Though I spent a good deal of my childhood in the red-backed pews of a Southern Baptist church in rural Illinois, I can recall only a handful of memorable sermons. None sticks in my mind more than one from a traveling evangelist who kept referring to Bible-believing Christians in the United States as a “remnant.”
The prophet Isaiah frequently used the word to describe a small group of Israelites who would survive foreign invasion and oppression, but would eventually return to the land of Israel and fulfill the promise God gave to Abraham (Isa. 10:20–22; 11:11–16; 37:1–38).
That preacher drew a line between the remnant of Jews who survived the Assyrian army, and American evangelicals who are constantly pressed by the forces of culture to change their beliefs and become more mainstream. Tales of oppression in the 21st century were woven in and through the oracles of Isaiah as the evangelist pounded the pulpit.
Is that a good comparison? Are evangelicals an American remnant?
As I grew up in that evangelical church, the narrative of oppression was always in the background. When I began my doctoral studies in American religion and politics, I quickly understood just how central these stories are to the evangelical experience. One preeminent scholar of religion, Christian Smith, summarized this worldview in his 1998 book, American Evangelicalism: Embattled and Thriving.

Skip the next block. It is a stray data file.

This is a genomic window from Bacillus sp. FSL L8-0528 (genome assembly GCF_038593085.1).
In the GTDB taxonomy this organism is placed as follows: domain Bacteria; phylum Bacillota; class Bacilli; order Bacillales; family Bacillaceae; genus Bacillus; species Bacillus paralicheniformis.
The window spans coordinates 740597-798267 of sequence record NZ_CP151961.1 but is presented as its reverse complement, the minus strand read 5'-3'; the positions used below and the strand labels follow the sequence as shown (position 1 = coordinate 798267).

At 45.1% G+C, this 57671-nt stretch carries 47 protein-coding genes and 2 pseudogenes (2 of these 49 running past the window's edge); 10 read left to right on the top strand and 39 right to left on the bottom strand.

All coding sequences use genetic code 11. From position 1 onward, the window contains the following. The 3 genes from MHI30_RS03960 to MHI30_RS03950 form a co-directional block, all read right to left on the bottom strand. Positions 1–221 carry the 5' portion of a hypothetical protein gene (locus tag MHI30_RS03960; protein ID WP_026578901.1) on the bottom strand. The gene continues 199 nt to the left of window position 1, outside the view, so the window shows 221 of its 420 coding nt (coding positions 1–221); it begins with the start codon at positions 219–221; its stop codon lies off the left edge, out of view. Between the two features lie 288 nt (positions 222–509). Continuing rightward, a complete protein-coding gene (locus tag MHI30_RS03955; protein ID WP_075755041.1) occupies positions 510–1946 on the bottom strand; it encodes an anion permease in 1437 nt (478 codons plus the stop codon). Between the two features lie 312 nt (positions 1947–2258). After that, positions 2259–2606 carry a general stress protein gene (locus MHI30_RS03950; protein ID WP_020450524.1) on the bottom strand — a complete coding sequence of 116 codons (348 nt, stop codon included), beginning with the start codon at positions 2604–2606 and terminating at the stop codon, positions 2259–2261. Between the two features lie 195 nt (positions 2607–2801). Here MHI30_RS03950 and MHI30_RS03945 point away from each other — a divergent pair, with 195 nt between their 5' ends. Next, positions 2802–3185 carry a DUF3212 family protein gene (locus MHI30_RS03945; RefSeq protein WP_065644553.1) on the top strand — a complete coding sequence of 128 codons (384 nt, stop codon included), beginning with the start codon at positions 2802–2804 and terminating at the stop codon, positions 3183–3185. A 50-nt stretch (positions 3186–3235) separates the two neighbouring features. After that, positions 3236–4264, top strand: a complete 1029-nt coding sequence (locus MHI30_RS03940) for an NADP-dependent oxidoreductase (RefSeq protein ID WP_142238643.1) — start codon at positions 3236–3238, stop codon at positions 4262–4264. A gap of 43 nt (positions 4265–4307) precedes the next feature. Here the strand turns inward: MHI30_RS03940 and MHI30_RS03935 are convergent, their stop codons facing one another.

After looking at the data for the last 10 years as a quantitative social scientist, I can say with certainty that although there are clear reasons for concern, evangelical presence in the United States is stronger than ever before.
The persecution narratives always centered on a tentpole––evangelicals were a shrinking remnant of people who were faithful to the gospel, while many Americans were secularizing, and other Christian traditions were liberalizing. And in some senses, this narrative isn’t wrong. We have seen our broader society move away from Christian norms such as a biblical definition of marriage, two fixed sexes determined by God, and public prayer.
But after looking at the data for the last 10 years as a quantitative social scientist, I can say with certainty that although there are clear reasons for concern, evangelical presence in the United States is stronger than ever before.
The General Social Survey began asking this question in 1984: “Would you say you have been ‘born again’ or have had a ‘born again’ experience––that is, a turning point in your life when you committed yourself to Christ?” No matter how the sample is divided based on age, the conclusion is clear: those who have had a born-again experience are more plentiful today than at any other point since the mid-1980s.
Just about 36 percent of Americans said they were born again in 1998. Just about 36 percent of Americans said they were born again in 1998. That number has since risen to 42 percent, and all the increase occurred between 2006 and 2018. The percent of born-again seniors rose from about 35 percent in 2000 to 43 percent in 2018. Nearly half of those between 36 and 64 now indicate a born-again moment in their lives. Among the youngest American adults, the share who are born-again is not statistically different today than it was three decades ago.
But while the General Social Survey asked if respondents ever had a born-again experience, it didn’t ask if people still identify as born-again or evangelical. Fortunately, the Cooperative Congressional Election Study did ask. While the time frame is not as long as the survey, the same pattern persists here.